Planting the tuber
Container size -- You may start your tuber in a pot that is about 1 quart (1 liter) to 1 gallon (4 liters) in size. The pot should have drainage holes.
Soil -- The Hercules Calla can adapt to many types of soils, but it prefers a well-draining soil that is high in organic matter. An example of this is a mix of 2 parts potting soil to 1 part perlite or pumice (or coarse horticultural sand).
Planting the tuber -- Fill your container to within 3 inches (7 cm) of the top, place the tuber sideways on it, and cover with 2 inches (5 cm) of soil. Don't compress the soil. Water just enough so that the soil is moist throughout, but not soggy.
Keep the pot at room temperature until it sprouts. Your tuber may take from 2 to 8 weeks to sprout, but allow up to 3 months, especially at cooler temperatures. Keep the soil lightly moist the entire time (don't over-water it). Once it sprouts, you may start increasing the waterings.
Light -- Give it bright light after it sprouts, but not strong sun. This Calla doesn't need as much direct sun as most Callas. It grows fine in bright shade with some filtered sunlight. If exposed to more sun, it will require more watering and feeding. Protect it from hot afternoon sun.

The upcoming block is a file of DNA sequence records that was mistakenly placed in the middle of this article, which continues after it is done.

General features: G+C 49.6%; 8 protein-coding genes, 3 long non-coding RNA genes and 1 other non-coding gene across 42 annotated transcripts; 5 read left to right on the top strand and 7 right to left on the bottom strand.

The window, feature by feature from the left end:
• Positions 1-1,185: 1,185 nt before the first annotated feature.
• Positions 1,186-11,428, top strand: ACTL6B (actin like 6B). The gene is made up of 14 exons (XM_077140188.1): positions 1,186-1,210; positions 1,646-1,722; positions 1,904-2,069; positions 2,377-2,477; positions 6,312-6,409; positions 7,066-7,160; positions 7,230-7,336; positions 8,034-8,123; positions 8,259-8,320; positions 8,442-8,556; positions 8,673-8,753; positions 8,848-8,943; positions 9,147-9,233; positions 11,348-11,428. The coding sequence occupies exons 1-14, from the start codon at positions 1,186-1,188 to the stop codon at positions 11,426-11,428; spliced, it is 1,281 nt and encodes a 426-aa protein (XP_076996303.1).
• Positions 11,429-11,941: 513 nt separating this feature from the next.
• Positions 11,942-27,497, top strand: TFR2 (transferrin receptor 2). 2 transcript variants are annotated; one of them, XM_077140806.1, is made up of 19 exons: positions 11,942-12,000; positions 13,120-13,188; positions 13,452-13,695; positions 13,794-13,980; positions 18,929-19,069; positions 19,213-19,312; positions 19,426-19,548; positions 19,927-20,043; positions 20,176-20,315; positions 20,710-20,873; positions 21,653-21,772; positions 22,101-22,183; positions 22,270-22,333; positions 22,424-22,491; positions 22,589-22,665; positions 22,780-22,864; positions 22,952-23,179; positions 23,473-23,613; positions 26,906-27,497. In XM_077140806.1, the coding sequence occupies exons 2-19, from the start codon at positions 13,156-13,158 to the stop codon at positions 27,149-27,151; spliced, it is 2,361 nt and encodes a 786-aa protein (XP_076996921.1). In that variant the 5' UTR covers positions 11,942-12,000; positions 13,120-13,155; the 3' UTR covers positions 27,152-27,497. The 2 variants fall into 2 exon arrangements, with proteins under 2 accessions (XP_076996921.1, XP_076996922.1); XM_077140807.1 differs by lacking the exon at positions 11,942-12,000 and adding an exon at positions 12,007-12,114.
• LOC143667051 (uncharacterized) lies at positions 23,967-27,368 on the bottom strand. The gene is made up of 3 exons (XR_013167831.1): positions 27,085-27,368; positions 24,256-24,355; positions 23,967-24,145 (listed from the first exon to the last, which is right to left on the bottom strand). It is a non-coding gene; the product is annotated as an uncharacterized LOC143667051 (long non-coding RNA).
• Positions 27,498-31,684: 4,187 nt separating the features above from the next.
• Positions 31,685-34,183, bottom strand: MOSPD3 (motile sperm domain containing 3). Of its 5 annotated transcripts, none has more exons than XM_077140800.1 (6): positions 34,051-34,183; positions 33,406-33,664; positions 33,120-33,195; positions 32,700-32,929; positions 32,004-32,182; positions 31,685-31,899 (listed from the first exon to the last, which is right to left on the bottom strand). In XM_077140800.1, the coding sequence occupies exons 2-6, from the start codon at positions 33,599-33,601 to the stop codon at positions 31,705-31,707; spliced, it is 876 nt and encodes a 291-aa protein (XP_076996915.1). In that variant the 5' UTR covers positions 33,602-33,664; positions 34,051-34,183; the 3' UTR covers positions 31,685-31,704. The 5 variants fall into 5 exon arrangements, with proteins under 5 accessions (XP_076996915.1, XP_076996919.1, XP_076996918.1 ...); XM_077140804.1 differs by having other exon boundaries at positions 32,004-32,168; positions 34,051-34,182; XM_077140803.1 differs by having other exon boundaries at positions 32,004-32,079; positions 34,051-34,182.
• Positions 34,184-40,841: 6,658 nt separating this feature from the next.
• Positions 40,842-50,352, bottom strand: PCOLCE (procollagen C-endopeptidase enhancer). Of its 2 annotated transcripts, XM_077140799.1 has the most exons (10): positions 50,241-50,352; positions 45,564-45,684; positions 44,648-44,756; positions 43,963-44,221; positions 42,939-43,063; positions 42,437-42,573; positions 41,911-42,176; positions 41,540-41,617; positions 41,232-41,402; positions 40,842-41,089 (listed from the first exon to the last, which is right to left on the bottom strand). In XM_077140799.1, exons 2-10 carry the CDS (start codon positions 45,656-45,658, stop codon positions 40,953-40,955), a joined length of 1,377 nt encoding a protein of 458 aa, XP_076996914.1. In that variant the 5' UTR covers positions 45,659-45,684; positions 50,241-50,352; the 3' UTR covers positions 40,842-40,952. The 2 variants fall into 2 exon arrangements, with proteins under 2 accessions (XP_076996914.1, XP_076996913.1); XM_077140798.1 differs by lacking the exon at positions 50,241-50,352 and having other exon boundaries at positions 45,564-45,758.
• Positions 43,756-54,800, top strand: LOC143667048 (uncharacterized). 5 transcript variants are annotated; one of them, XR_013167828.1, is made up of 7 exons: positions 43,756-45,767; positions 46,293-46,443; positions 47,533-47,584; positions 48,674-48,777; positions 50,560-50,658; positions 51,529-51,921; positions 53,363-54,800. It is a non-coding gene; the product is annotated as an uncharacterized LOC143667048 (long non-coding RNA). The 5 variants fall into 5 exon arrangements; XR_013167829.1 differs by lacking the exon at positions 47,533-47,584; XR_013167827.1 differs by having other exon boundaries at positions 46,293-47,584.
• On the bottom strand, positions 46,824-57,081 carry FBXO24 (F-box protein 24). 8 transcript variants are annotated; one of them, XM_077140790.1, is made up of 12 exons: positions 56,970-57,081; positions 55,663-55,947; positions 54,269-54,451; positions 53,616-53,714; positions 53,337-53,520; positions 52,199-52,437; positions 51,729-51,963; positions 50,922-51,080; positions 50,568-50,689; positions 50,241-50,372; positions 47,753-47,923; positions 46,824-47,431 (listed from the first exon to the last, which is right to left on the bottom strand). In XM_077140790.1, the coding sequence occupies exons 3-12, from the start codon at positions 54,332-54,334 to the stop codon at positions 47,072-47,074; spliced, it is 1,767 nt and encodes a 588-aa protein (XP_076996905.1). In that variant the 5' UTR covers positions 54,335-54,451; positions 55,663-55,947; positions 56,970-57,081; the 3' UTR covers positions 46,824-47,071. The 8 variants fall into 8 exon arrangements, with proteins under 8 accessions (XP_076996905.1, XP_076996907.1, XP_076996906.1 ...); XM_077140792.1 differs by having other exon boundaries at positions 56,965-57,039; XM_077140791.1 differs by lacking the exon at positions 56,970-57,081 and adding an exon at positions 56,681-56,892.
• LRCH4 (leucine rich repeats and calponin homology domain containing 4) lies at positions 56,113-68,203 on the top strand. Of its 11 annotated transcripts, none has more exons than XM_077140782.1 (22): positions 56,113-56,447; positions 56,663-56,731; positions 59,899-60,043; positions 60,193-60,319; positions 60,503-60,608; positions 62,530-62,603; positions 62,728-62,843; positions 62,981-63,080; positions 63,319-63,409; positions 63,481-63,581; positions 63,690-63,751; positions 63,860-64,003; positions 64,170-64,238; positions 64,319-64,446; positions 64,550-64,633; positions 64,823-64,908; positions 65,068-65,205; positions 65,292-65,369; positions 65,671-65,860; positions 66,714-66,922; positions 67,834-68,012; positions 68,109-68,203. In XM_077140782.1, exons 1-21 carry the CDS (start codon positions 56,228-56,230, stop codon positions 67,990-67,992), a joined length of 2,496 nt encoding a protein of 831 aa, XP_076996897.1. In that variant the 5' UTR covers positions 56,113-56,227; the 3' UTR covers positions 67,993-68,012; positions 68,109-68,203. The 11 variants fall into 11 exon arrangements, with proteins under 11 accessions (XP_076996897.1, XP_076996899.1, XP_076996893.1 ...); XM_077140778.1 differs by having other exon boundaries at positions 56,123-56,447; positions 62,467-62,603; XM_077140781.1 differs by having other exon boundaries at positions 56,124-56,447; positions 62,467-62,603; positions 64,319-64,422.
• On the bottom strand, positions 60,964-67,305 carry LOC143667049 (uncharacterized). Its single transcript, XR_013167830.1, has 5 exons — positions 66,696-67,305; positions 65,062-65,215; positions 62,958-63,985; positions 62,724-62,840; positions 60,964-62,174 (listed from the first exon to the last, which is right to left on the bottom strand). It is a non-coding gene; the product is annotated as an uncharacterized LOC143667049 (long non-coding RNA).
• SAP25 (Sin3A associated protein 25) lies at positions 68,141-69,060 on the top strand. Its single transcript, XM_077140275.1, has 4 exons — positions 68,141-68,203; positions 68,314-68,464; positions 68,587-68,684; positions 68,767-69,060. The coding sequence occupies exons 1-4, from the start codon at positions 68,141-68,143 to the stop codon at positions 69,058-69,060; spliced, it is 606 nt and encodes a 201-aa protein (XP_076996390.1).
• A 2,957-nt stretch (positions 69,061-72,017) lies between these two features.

Watering -- This Calla likes consistently moist soil when it is not dormant. During warmer or sunnier weather, make sure the soil doesn't dry out. It reportedly can be grown in boggy conditions, but i have not tried this.
Climate -- The Hercules Calla prefers mild temperatures. In warmer climates, shade it during the warmest part of the day, and don't plant it where heat can accumulate, like near a sunny wall. The plant can go dormant during summer, and if it does, the tuber (or entire pot) may be brought indoors during this time.
The tubers are winter hardy to Zone 8 (20°F/-6°C) if planted deep. But since the plant prefers to grow throughout winter, it's best to grow it in a pot and bring it indoors before frost strikes.
Repotting -- When the roots reach the bottom of the container, it should be transplanted to a larger container, or into the ground in suitable areas. Each time you repot, bury it 1-2 inches (3-5 cm) deeper. After several years, it will need a large pot, such as 10 gallons (40 liters) or more. A mature plant with a 6 inch (15 cm) tuber may need 30-40 gallons (100-150 liters).
Winter strategies -- If you bring it indoors over the winter, try to keep some or most of the leaves intact, if possible. Removing the leaves may delay flowering.
Fertilizing -- While your plant is actively growing, feed every 2-3 months with a slow-release (pelleted or organic) fertilizer.
It's normal for an older leaf to occasionally turn yellow, but if it seems excessive, it could be from not enough nitrogen fertilizer, or overly dry soil down in the root zone.
Bugs to watch for -- Spider mites, Aphids, snails/slugs.
If any questions or problems come up, feel free to email me.
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